Missouri, 1849: Samantha dreams of moving back to New York to be a professional musician—not an easy thing if you’re a girl, and harder still if you’re Chinese. But a tragic accident dashes any hopes of fulfilling her dream, and instead, leaves her fearing for her life. With the help of a runaway slave named Annamae, Samantha flees town for the unknown frontier. But life on the Oregon Trail is unsafe for two girls, so they disguise themselves as Sammy and Andy, two boys headed for the California gold rush. Sammy and Andy forge a powerful bond as they each search for a link to their past, and struggle to avoid any unwanted attention. But when they cross paths with a band of cowboys, the light-hearted troupe turn out to be unexpected allies. With the law closing in on them and new setbacks coming each day, the girls quickly learn that there are not many places to hide on the open trail.
I have just been on the most incredible adventure. And now I am not too sure of what to do with myself.
Under a Painted Sky combines elements I am not usually familiar with (nor fond of) – Westerns and historical fiction – with themes I love to read about – sisterhood, friendship, loss, and the unexpected things we find. The result? An unforgettable, and poignant story about the bravery and determination of two young girls as they journey across the Oregon Trail. Lee captures the dusty road of the Oregon Trail with unparalleled finesse and detail with a moving story about pursuing the precious few things left in the face of overwhelming loss.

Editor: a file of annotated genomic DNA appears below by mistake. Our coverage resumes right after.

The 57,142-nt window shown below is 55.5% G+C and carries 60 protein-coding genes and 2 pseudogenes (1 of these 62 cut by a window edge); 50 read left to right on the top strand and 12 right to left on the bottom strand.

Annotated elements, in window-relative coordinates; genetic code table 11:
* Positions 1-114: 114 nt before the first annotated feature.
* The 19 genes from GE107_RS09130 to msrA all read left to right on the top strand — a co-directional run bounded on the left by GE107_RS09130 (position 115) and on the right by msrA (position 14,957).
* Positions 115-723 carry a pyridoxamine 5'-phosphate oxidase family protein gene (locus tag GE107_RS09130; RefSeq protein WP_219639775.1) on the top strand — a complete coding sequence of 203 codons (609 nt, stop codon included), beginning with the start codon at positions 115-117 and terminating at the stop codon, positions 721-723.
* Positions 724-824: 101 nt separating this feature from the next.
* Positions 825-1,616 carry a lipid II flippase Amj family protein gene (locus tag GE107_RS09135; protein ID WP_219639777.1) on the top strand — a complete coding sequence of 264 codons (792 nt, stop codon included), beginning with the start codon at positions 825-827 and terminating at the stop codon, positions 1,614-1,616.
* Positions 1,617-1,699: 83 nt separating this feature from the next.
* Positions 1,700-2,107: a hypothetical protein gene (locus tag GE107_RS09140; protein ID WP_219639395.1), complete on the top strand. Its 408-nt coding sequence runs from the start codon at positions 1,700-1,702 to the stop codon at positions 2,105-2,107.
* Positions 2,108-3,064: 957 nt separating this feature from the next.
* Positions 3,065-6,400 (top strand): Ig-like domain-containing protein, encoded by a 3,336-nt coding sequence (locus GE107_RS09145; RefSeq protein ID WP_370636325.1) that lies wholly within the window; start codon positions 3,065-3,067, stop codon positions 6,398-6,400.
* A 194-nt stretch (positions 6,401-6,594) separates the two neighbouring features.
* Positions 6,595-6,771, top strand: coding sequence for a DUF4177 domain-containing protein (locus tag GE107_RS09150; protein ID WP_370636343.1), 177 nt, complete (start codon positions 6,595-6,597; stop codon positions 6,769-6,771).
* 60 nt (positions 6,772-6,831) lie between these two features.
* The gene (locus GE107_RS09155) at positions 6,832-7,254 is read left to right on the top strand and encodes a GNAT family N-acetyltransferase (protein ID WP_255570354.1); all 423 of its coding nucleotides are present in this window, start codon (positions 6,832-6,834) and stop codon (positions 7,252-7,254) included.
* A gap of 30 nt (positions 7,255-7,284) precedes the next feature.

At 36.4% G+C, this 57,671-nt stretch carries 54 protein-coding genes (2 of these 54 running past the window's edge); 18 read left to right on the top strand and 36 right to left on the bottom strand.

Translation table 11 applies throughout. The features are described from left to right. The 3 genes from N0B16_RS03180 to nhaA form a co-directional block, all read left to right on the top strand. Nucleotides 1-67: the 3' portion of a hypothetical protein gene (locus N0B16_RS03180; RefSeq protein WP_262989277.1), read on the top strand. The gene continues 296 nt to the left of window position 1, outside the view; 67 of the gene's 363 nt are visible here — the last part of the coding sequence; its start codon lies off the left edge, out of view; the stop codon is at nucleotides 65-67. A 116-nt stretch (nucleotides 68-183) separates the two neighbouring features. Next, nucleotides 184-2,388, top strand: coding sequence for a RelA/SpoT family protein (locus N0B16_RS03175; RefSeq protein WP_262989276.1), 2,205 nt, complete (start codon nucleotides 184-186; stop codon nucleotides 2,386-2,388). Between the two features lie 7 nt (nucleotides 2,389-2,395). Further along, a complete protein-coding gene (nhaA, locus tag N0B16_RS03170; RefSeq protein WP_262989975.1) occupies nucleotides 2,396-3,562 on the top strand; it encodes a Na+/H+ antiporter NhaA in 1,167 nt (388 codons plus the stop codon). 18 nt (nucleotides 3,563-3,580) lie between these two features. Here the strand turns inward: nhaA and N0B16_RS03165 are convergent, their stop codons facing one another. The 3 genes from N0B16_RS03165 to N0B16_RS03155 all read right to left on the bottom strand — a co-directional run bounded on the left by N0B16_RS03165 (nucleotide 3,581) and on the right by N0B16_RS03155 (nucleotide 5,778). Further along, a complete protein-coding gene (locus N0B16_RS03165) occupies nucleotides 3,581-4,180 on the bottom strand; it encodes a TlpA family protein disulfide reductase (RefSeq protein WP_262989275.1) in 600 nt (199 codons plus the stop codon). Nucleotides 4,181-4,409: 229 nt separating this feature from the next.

Many others have highlighted this as the best thing about the book, and here I am to reinforce it: Sammy and Andy’s friendship is absolutely stunning. Though it is birthed from tragedy and terrible circumstances, Sammy and Andy’s friendship shines bright because it is one of strength and trust. With the unforgiving dangers along the Oregon Trail, both girls and their bond are tested. The beautiful thing about Under a Painted Sky is not that they overcome these challenges in itself, but that they overcome these challenges and grow closer together with each hardship. The development of both characters – as individuals and together – was flawless, and it was so rewarding to see how two girls, strangers at first, develop to become as close as sisters.
Relevant to the book’s time period, Under a Painted Sky also explores themes such as racism, sexism, and slavery. The themes were difficult, but Lee unpacked each with a sensitive yet critical eye, challenges negative and harmful expressions, and also addressed how oppression is experienced in different ways. Anti-blackness and how this affects Andy – and how this contrasts with Sammy’s experiences – is also addressed through frank and important dialogue between the two girls. Not only were these interactions important, but they were a testament to the girls’ trust and respect for one another, and how the strength of their friendship.
There’s a Chinese principle called yuanfen, which means your fate with someone else … Two people with strong yuanfen have a greater chance of meeting in their lifetimes, and can become as close as family.